23 Must-Read Science Books About the Environment, Chosen by Earthwatch Scientists
The world is hunkered down in an effort to slow the spread of the novel coronavirus. And while being housebound is perhaps a best-case scenario at a time when essential workers must risk their health on our behalf, people who are normally inclined to take action — like the Earthwatch volunteers whose expeditions have been canceled this spring and summer due to COVID-19 — can nevertheless find it frustrating to sit on the sidelines.
If you’re feeling a bit powerless or restless, there are still actions you can take in and around your home to support nature and help the environment. And immersing yourself in some of the best science books written about the environment can help you expand your horizons and stay engaged with the conservation movement, even while stuck in the downtime doldrums.
So we asked several Earthwatch scientists and staff to share their favorite scientific reads, especially those with an environmental focus, and explain the impact these volumes had on them. Here are their picks for some of the best science books to get you through quarantine.
Sand County Almanac by Aldo Leopold
“I first read this book in high school, in the 1980s, and again every couple of years since then,” says Stan Rullman, Ph.D., director of research at Earthwatch. “Leopold’s poetic observations of the natural world have sparked many fields of ecological study —a large percentage confirming Leopold’s hypotheses—and have inspired many more students and ecologists to help figure out how nature works. It should be required reading for every student, teacher, politician, and voter.”
This Changes Everything: Capitalism vs. the Climate by Naomi Klein
Rullman says this should be another mandatory read for politicians and economists, and maybe everyone else. “Though the current COVID-19 crisis is somewhat tangential to the climate crisis, what we are learning about how incredibly fragile our global Jenga-conomy is to disruptions should be a wake-up call for the looming elephant-in-the-china-shop calamity that our rapidly changing climate portends,” he says. “With passion and eloquence and a grounding in strong science, Naomi tells us we need to change our ways.”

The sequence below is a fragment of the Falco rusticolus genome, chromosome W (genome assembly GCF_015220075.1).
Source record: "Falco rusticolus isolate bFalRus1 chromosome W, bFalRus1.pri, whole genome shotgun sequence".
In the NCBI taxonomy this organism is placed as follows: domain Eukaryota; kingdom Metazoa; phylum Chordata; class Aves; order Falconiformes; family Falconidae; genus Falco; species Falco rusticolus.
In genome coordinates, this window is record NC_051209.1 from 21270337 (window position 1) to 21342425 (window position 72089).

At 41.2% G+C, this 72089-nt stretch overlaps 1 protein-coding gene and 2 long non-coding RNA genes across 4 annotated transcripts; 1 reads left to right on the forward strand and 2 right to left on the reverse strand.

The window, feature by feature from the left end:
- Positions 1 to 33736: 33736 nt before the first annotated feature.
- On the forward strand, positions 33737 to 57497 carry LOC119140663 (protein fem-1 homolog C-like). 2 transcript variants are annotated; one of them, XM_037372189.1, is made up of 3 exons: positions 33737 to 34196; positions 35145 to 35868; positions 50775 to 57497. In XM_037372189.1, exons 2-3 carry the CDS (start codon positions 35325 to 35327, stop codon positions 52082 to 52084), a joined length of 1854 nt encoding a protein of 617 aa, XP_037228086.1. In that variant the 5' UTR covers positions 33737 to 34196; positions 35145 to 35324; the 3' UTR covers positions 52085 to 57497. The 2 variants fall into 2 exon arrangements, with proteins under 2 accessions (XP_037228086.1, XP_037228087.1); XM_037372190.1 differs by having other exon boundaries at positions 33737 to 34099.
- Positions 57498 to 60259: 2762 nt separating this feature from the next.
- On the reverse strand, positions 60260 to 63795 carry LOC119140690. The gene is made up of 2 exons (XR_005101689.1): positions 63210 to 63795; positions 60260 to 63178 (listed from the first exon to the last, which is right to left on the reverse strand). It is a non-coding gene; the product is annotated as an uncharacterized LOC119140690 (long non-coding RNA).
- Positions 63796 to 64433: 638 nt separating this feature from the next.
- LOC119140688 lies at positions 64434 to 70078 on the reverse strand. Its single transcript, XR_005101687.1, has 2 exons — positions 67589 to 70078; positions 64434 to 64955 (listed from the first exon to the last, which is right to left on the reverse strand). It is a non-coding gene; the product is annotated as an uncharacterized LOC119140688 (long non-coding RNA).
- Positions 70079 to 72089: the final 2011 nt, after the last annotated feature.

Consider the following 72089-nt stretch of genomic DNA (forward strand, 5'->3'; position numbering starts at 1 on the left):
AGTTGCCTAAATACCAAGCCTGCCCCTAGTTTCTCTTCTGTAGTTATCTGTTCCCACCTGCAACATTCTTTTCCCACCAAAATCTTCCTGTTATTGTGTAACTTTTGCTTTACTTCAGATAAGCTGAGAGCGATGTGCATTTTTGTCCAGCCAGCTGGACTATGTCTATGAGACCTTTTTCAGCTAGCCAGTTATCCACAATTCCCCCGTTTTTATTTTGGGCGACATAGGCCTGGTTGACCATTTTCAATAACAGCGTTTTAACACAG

How to Be a Good Creature by Sy Montgomery
“I was first introduced to Sy’s incredible writing when I picked up The Soul of an Octopus years ago,” says Alix Morris, Earthwatch’s director of communications. “I was riveted. The way she explores the consciousness of creatures is profound, reminding us how much we still have to learn about the world around us.”
In the opening of her book How to Be a Good Creature, Montgomery attributes her impressive career as a science writer and naturalist to Earthwatch, and details her first expedition following emus in the Australian Outback. “Sy shows us how much we can learn from creatures, how to see and hear the wild world in new ways, and how to better understand and appreciate our place in this universe. Combine this with a heavy dose of humor and poetic prose and you have yourself a fantastic read.”
Song of the Dodo or Spillover by David Quammen
“David Quammen has a knack for taking complex scientific concepts and melting them down and wordsmithing them back into a more accessible and understandable story,” Rullman says. “His approach to character development rivals the best novelists, yet his characters are usually vanguard scientists whose discoveries continue to push our understanding of how nature works.”
Song of the Dodo is perhaps Quammen’s most eloquent work, Rullman says, offering a look at “island biogeography and why insular ecosystems are prone to extinctions.” But Quammen’s 2012 book Spillover is another great choice given our present pandemic, he adds. “It explores several of the historic and emerging pandemics that arise from us releasing viruses, bacteria, parasites, etc., from the somewhat contained ecosystems where they evolved. The subtitle says it all: Animal Infections and the Next Human Pandemic.”